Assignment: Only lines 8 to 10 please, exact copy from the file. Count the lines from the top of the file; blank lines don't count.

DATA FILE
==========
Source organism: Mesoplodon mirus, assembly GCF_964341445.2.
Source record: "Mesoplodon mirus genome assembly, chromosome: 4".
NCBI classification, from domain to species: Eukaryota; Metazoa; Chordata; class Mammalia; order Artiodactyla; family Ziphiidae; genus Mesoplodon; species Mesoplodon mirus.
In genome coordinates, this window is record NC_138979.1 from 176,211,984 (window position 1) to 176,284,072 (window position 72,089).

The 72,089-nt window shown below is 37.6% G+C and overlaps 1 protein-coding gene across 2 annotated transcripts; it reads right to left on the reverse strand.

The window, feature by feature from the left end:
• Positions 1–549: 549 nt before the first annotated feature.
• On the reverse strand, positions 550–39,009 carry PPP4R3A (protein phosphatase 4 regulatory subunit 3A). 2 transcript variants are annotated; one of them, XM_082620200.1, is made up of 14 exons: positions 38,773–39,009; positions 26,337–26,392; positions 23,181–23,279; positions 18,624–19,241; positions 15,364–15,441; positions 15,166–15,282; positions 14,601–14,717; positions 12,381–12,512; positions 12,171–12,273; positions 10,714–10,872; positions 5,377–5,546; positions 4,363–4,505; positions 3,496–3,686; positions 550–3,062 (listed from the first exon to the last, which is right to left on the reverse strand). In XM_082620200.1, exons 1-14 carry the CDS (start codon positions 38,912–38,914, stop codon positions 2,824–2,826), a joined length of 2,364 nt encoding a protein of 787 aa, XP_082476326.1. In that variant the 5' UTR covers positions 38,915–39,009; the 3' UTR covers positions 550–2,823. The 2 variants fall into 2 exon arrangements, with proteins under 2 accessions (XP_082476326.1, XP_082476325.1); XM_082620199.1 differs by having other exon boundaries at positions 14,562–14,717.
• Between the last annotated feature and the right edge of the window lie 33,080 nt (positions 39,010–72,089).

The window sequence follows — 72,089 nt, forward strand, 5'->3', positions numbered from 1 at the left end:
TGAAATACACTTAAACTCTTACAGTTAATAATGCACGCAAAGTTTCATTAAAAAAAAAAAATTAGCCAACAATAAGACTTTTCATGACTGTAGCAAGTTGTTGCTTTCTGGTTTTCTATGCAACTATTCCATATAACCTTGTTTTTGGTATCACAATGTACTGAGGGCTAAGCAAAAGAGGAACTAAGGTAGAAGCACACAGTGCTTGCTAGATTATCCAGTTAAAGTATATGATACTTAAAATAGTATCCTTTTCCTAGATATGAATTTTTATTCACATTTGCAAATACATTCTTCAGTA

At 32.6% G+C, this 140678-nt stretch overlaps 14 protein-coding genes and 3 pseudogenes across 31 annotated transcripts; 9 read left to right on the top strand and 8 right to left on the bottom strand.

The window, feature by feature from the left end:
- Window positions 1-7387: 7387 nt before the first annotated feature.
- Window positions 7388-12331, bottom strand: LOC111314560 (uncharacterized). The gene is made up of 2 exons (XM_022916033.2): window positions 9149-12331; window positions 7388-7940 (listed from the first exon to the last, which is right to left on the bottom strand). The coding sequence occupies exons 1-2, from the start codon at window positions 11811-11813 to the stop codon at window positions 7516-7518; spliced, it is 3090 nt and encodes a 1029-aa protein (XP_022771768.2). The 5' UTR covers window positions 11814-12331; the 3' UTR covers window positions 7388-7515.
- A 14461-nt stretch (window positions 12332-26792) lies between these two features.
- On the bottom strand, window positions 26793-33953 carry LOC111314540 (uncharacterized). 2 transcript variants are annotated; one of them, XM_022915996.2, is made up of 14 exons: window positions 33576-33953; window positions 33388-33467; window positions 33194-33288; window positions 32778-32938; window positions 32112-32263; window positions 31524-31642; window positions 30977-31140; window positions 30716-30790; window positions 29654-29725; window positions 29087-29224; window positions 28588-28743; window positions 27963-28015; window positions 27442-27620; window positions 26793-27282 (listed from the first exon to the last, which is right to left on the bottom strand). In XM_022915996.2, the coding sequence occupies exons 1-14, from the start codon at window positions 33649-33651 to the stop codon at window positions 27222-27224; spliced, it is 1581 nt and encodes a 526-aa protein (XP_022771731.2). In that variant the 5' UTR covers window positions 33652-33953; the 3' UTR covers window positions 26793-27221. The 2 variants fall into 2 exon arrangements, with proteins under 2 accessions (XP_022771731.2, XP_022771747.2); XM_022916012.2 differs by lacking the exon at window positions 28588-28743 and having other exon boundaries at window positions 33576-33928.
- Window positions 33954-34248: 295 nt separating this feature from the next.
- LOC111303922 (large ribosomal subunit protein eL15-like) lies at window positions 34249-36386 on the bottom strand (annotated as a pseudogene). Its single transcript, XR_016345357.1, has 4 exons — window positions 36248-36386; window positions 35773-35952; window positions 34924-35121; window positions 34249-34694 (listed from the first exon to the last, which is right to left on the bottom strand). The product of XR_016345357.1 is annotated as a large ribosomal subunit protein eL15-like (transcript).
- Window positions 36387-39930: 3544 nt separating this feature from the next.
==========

• On the reverse strand, positions 550–39,009 carry PPP4R3A (protein phosphatase 4 regulatory subunit 3A). 2 transcript variants are annotated; one of them, XM_082620200.1, is made up of 14 exons: positions 38,773–39,009; positions 26,337–26,392; positions 23,181–23,279; positions 18,624–19,241; positions 15,364–15,441; positions 15,166–15,282; positions 14,601–14,717; positions 12,381–12,512; positions 12,171–12,273; positions 10,714–10,872; positions 5,377–5,546; positions 4,363–4,505; positions 3,496–3,686; positions 550–3,062 (listed from the first exon to the last, which is right to left on the reverse strand). In XM_082620200.1, exons 1-14 carry the CDS (start codon positions 38,912–38,914, stop codon positions 2,824–2,826), a joined length of 2,364 nt encoding a protein of 787 aa, XP_082476326.1. In that variant the 5' UTR covers positions 38,915–39,009; the 3' UTR covers positions 550–2,823. The 2 variants fall into 2 exon arrangements, with proteins under 2 accessions (XP_082476326.1, XP_082476325.1); XM_082620199.1 differs by having other exon boundaries at positions 14,562–14,717.
• Between the last annotated feature and the right edge of the window lie 33,080 nt (positions 39,010–72,089).

The window sequence follows — 72,089 nt, forward strand, 5'->3', positions numbered from 1 at the left end: